Home viewings may be back up and running again but the coronavirus property market is still in a very different state than it was back in February.
Lenders are still wary of opening their branches to the public, and the Government is still urging buyers to view homes by video before going in person.
And while lockdown may in part be over, it looks like a lot of these new conventions might be sticking around for some time.
So what might the new future of buying a home look like?
What does the new future of buying a home look like, and how can you still get the best deal?
This week HSBC joined Nationwide in offering video conferencing for mortgage appointments – meaning customers won’t have to risk going into their local branch to discuss mortgage options.
Zoom among other video conference software services boomed in popularity during lockdown as firms use them to host internal and external meetings.
And there’s no suggestion that these services will fade into obscurity anytime soon, amid forecasts that working from home could be the new normal for many companies even after the pandemic ends.
An Zoom mortgage interview or advice will be very much like going into a bank or building society and has more of a personal tough than a phone call.
It also comes with an advantage of being able to recall what went on more easily.
When it comes to taking mortgage advice through a video call, all audio will be recorded, so ensure that you ask your lender or broker for a copy for your records.
HSBC’s rendering of how a Zoom mortgage appointment ‘might look’
You also have the option to record calls yourself on most video softwares, so it may be useful to do this too.
It’s also likely that banks and building societies will increasingly ask customers to scan and send important documents. Most smartphones now have the facility to do this, so you won’t need to rush out to buy a scanner.
Most lenders have severely limited their branch activity so if you feel more comfortable doing all of this in person, you may need to wait a little longer.
The Government lifted its ban on viewing properties back in May but ‘virtual’ viewings remain a key component of the Ministry of Housing’s guidelines.
Lots of estate agents are now offering these viewings, which give prospective buyers a video tour of the property.
The Government says that people should use virtual viewings before visiting properties in person where possible, in order to minimise the risk of spreading coronavirus.
How much people are actually following this is a matterof debate, however, the coronavirus viewing rules take up time and mean agents can do less physical viewings in a day.
Buyers will also need to wash their hands before viewings, not touch surfaces, and only bring members of a single household.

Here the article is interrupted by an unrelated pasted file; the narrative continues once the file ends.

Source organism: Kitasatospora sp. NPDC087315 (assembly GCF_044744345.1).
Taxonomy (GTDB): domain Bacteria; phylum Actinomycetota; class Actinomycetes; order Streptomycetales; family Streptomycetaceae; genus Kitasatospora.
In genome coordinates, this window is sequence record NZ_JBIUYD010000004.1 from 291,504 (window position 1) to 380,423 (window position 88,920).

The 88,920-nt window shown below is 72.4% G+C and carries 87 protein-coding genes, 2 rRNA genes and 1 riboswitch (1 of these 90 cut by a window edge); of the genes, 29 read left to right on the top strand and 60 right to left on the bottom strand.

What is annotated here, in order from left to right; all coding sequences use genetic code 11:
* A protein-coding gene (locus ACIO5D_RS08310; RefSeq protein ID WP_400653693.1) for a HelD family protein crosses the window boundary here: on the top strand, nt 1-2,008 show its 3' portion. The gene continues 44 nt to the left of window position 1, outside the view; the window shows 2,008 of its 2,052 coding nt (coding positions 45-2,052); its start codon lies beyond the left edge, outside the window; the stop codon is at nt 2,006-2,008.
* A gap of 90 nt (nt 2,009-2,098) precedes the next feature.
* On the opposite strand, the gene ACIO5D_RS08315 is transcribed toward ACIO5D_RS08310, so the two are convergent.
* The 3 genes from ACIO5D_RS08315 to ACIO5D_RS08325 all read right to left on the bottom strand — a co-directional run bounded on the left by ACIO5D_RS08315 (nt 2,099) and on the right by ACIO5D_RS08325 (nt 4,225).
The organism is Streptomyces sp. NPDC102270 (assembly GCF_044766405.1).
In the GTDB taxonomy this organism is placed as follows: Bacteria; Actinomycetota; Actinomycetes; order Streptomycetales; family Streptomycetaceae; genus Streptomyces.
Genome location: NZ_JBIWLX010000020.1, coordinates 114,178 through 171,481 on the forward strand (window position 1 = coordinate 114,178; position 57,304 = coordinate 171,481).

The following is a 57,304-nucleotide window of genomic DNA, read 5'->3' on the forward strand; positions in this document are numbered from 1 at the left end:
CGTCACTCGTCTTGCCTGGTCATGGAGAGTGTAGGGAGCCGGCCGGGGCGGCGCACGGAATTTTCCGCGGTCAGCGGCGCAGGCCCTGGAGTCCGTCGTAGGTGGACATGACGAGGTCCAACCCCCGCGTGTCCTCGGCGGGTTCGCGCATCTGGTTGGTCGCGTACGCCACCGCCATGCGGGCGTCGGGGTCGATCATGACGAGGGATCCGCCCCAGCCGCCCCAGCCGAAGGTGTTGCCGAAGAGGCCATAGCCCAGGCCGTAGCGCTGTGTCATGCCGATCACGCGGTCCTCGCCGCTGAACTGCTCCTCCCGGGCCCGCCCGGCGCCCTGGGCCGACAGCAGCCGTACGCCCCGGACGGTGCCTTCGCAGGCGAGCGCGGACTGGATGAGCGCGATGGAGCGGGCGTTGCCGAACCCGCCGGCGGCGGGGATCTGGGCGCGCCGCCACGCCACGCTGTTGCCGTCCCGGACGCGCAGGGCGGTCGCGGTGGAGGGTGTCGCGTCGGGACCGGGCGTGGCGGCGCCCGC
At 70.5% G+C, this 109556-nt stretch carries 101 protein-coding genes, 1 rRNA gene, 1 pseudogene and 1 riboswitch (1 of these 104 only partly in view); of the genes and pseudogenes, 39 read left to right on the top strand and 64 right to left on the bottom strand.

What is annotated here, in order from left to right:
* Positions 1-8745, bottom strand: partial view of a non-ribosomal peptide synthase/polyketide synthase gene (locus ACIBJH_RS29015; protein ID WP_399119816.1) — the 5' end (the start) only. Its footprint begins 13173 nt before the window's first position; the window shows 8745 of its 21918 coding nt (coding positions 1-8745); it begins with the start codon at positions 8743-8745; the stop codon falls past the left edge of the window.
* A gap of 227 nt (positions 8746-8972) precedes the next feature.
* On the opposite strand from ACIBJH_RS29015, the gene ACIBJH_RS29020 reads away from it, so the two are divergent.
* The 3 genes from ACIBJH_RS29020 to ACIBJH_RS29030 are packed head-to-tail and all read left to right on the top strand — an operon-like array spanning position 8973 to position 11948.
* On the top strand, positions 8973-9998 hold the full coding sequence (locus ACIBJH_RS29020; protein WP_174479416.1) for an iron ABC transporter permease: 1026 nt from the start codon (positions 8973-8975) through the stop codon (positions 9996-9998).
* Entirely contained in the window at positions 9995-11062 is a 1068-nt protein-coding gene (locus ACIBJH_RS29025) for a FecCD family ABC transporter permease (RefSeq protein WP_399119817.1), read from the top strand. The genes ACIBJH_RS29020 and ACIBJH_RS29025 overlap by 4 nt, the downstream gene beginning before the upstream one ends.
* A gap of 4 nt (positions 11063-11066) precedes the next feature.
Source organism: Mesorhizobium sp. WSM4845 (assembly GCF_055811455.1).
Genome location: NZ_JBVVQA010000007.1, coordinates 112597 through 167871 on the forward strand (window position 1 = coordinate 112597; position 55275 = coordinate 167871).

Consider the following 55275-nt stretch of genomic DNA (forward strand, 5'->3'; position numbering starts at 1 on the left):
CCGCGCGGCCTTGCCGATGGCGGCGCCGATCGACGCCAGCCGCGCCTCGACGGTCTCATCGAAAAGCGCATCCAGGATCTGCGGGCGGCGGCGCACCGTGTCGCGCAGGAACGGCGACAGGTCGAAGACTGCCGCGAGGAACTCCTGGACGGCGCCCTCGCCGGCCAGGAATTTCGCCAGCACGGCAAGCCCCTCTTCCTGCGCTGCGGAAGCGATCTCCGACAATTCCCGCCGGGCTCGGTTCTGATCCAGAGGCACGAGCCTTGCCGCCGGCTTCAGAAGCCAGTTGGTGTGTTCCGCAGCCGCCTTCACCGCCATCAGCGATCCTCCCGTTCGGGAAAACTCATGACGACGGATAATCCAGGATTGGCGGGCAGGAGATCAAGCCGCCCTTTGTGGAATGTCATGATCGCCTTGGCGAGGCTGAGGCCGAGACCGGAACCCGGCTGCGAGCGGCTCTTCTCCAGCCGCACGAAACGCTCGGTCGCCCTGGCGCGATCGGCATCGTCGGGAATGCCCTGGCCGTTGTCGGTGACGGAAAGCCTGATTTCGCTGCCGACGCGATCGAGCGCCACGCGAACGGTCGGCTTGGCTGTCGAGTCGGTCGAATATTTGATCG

It’s likely that these measures will remain in place for the foreseeable future.
But if you are particularly vulnerable or just too cautious to view a home in person, is it ever a good idea ever to make such a big investment based off a video?
There are a few extra precautions you can take if you’re in this situation.
Currently estate agents are offering both ‘live’ video tours and pre-recorded ones.
Always go for the former if you can, as you can ask to see parts of the property in more detail as you go along.
If you do go for a live tour, ask the agent to save you a copy so you can view it again later – you might catch something you missed the first time round.
It is also a good idea to visit the area in person to get a feel for it without actually entering the home.
Spending some time on the street could be the difference between buying and avoiding a house in an area with severe noise pollution, for example.
The 30-year fixed rate mortgage
Back in November the Conservatives made the unusual manifesto promise of opening a ‘new market’ in long-term, fixed-rate mortgages for first-time buyers, in particular for those with small deposits – similar to deals in America and Europe where 30-year mortgages are more normal.
The party suggested enlisting funding from institutional investors such as pension funds in order to do this.
However, experts within the mortgage sector cast doubts on how successful such a scheme would be, citing a potential lack of consumer appetite for locking into a deal for so long.
Chief among most borrowers’ concerns would be fixing at too high a level during the interest rate cycle, and whether these long term deals would carry expensive exit fees.
With the base rate at 0.1 per cent, this may not be a worry for most people right now.
Lenders haven’t leapt at the chance to offer 30 year deals so far, but longer fixes are increasingly becoming more popular.
Lenders haven’t offered 30 year deals so far, but longer fixes are becoming more popular
And as demand grows, rates are dropping. Barclays for example released the first ever 10-year mortgage under 2 per cent interest this month.
Moves to tempt borrowers looking to fix for longer were made well in advance of the coronavirus outbreak.
These borrowers may have grown in number still in the months since as homeowners increasingly look for stability amid bleak economic forecasts.
This, combined with the current low cost of borrowing money for banks, has pushed rates on longer term mortgages down to levels not previously seen.
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